In early May during my last stop in Europe I had one closing benediction related to puppetry. At my hotel in the Latin Quarter in Paris the desk clerk, whom I had known for years, told me that the man on the night shift, Jorge, was a Bolivian puppet master. He introduced us and I interviewed him. As he discussed puppets made out of paper in the shape of condors I realized how much more of the world of puppets I had yet to encounter. There were indeed puppet shows all over the world. I asked him if he thought puppets would have problems surviving in a world of televisions, computers, video games, etc. “No!” He replied with passion. “People need puppets.” “Why?” I asked him. For him all of puppetry came down to one word “Simplicity.” And after all I’d seen I couldn’t help but agree with him: simplicity and a tangible reality.
March 4th 2012
And if you are in Salzburg at the right time dig deeply into your pockets and see the Salzburg Marionette Theater. Visit their website:
Notes from European Puppet Explorations in 2005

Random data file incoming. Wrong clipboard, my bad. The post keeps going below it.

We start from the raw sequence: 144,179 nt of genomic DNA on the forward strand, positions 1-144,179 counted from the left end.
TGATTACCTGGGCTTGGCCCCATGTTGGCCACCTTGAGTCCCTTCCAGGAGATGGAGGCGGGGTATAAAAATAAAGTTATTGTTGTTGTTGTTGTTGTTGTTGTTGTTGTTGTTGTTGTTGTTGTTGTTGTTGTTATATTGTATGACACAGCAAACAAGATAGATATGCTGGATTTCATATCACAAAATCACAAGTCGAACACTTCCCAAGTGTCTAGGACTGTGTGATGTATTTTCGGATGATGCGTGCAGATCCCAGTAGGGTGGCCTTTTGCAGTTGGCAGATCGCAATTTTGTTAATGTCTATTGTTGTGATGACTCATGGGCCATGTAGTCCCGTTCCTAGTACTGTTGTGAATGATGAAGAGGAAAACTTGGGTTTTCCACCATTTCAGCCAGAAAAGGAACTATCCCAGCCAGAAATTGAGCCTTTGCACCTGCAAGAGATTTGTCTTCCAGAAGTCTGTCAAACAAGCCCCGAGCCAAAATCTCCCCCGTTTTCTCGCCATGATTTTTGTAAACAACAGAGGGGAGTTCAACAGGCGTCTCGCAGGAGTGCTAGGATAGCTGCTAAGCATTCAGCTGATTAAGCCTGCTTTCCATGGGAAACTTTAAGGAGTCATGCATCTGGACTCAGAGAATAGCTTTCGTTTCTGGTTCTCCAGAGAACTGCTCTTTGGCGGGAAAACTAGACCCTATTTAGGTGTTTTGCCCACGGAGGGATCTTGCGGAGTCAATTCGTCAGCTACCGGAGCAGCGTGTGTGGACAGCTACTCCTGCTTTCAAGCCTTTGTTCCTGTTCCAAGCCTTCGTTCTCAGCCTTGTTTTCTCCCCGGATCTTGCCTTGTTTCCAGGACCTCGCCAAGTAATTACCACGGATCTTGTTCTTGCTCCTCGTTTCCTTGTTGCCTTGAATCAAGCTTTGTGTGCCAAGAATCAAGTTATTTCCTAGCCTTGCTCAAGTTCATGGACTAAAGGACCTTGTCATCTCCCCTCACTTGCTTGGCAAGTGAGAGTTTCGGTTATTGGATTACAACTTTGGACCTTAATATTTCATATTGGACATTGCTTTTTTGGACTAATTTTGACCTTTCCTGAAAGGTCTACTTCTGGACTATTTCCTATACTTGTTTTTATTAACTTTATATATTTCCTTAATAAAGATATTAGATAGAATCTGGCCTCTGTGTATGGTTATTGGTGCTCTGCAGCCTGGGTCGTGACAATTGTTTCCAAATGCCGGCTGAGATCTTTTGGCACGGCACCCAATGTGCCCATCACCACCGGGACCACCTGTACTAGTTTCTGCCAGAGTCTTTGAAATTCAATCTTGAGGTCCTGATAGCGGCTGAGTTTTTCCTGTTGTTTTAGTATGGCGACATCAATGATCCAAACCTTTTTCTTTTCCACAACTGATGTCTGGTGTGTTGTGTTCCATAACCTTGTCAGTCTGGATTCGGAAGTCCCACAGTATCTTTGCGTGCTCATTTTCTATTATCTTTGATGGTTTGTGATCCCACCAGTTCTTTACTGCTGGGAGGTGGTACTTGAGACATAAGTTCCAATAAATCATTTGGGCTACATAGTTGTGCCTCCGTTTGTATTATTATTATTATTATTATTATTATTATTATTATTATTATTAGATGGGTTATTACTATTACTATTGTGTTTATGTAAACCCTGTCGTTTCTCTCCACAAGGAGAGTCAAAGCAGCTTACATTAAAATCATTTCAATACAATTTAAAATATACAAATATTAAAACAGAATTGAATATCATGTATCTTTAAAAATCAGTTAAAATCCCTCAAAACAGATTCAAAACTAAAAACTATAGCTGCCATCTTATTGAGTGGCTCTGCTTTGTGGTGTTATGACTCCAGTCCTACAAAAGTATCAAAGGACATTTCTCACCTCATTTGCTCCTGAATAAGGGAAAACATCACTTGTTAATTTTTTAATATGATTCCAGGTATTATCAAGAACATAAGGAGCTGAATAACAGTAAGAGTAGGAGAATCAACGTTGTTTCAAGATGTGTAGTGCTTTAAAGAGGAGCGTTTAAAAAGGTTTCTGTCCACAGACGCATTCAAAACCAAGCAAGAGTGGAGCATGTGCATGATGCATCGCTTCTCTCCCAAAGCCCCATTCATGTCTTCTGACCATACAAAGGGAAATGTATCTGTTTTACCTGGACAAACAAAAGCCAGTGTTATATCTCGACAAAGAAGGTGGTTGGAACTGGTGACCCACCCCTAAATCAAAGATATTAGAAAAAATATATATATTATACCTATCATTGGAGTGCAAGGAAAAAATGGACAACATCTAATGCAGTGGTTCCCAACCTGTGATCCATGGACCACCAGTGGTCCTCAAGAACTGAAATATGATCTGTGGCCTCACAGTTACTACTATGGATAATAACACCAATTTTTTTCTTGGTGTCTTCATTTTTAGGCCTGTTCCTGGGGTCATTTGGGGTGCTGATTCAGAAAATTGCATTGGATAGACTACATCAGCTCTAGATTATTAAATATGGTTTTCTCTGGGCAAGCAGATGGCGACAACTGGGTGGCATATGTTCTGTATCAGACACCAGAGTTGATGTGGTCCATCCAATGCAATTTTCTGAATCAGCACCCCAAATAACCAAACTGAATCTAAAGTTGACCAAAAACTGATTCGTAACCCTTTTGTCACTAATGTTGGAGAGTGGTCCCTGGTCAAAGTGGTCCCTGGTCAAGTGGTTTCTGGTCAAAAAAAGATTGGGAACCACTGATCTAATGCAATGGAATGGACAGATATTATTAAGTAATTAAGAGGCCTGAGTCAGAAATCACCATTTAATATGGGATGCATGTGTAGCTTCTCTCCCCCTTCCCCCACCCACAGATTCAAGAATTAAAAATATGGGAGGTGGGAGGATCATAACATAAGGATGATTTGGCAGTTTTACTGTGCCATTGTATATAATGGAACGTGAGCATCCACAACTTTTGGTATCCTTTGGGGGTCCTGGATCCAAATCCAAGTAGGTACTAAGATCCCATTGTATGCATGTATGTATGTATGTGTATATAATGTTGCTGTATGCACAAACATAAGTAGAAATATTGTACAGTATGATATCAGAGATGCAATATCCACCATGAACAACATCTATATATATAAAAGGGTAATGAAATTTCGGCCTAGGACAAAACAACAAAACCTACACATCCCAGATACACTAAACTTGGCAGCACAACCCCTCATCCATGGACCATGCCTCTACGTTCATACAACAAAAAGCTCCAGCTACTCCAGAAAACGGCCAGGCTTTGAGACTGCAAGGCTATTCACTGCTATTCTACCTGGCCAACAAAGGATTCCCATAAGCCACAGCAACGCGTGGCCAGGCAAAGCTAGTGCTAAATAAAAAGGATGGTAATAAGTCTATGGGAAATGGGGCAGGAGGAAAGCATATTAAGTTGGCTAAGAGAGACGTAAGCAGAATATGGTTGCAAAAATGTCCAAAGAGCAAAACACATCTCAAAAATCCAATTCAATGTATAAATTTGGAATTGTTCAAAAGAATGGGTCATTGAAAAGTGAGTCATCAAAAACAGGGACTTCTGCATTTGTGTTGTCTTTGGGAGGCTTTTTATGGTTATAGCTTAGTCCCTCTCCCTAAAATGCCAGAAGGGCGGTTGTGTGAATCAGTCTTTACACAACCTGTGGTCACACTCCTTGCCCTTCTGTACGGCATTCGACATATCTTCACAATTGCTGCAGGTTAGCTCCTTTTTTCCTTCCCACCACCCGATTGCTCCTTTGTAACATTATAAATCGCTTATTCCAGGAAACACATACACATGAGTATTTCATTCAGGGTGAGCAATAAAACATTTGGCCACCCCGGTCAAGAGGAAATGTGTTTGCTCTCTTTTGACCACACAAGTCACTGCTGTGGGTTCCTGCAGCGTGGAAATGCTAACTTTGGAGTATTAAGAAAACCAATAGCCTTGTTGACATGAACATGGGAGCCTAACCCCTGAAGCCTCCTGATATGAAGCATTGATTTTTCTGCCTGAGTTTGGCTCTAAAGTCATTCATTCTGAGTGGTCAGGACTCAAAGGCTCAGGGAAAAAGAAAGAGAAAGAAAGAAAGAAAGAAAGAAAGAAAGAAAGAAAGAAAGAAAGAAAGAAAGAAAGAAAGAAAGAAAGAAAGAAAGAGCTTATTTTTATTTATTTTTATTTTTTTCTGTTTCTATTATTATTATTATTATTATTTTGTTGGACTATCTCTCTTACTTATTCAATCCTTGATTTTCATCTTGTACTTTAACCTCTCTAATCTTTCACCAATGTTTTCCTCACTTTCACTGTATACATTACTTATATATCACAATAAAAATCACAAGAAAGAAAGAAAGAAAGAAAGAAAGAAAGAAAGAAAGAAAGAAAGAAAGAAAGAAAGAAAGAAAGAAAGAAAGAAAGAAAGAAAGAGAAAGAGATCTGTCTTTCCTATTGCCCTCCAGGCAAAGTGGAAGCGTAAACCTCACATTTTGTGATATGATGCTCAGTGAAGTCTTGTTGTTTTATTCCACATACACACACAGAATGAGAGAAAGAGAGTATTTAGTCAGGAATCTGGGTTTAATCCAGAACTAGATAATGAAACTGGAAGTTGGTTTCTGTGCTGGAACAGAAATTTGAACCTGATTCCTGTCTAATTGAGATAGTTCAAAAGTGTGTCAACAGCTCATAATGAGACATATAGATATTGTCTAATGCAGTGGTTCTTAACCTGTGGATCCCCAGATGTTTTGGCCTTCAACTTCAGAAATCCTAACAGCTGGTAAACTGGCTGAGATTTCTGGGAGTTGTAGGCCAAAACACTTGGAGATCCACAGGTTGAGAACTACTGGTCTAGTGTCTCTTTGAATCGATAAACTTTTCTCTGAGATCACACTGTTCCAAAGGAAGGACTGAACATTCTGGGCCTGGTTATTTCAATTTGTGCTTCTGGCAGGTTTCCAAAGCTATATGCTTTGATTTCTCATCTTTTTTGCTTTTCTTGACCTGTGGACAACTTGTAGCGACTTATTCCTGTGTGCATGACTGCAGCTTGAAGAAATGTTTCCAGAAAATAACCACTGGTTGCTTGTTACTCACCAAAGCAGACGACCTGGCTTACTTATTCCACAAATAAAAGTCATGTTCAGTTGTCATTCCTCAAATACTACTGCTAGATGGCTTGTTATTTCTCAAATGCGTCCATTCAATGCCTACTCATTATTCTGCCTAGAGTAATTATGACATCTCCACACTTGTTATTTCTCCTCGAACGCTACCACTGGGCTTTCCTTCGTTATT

Part 7 – The City of Eccentric Dreams
Meanwhile Prague was calling. I had been traveling for a couple of months through Europe, visiting friends and hunting down puppet theatres in Europe. The entire time I had essentially been making a Fibonacci spiral towards Prague, the heart of puppetry in Europe. Švankmajer, Skupa, Trnka, Faust, Don Giovanni, Kašpárek, puppetry as history complete with heroic martyrs. The Czech Republic, the eccentric core of Europe, the Surrealist dreamscape, to quote Andre Breton: “Prague, wrapped in its legendary magic, is truly one of those cities that has been able to fix and retain the poetic idea that is always more or less drifting aimlessly through space.” I had come to Prague for the second time, in the second half of April 2005, a little more prepared to unwrap it’s curious puppet mythologies.